When I was a child, I loved the Disney movie Dumbo. I particularly loved the singing, jiving crows. Unbeknownst to my immature mind, the creators of this 1941 film were making fun of my culture, exploiting deeply rooted stereotypes for shits and giggles. But a new study out Rutgers University suggests that American racism is a unique contributor to the health outcomes among minority children.
According to experimental social psychologist Luis Rivera, ethnic stereotypes may contribute directly to some minority children’s ability to cultivate healthy self-esteem:
“When you are exposed to negative stereotypes, you may gravitate more toward unhealthy foods as opposed to healthy foods,” explains Rivera, whose study appears in this summer’s edition of the Journal of Social Issues. “You may have a less positive attitude toward watching your carbs or cutting back on fast food, and toward working out and exercising.”
Just as I passively accepted and laughed at the Dumbo’s crows, this generation’s children tend to agree with the negative stereotypes of their culture, irrespective of socioeconomic status. And tragically, the study found that Latinos who strongly self-stereotyped were more than three times as likely to be overweight or obese as those who did not.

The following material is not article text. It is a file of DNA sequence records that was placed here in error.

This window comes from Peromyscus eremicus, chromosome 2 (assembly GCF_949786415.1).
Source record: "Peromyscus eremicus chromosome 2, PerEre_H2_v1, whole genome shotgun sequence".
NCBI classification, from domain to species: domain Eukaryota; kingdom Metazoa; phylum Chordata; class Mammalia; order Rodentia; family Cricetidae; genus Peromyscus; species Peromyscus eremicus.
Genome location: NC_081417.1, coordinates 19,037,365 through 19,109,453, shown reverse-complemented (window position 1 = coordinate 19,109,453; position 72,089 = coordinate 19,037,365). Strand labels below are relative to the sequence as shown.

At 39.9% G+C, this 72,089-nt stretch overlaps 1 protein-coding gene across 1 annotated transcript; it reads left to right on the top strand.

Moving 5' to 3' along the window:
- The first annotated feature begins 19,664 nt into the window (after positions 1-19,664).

Maybe it’s time to deal squarely with the health issue that is racism in America. Health disparities between whites and minorities begin early in life, as this study asserts. Rivera suggests that parents, caretakers, and teachers can have a positive impact in these children’s lives by “remind[ing] [children] what they’re good at, it works to immunize them from the effect of stereotypes.”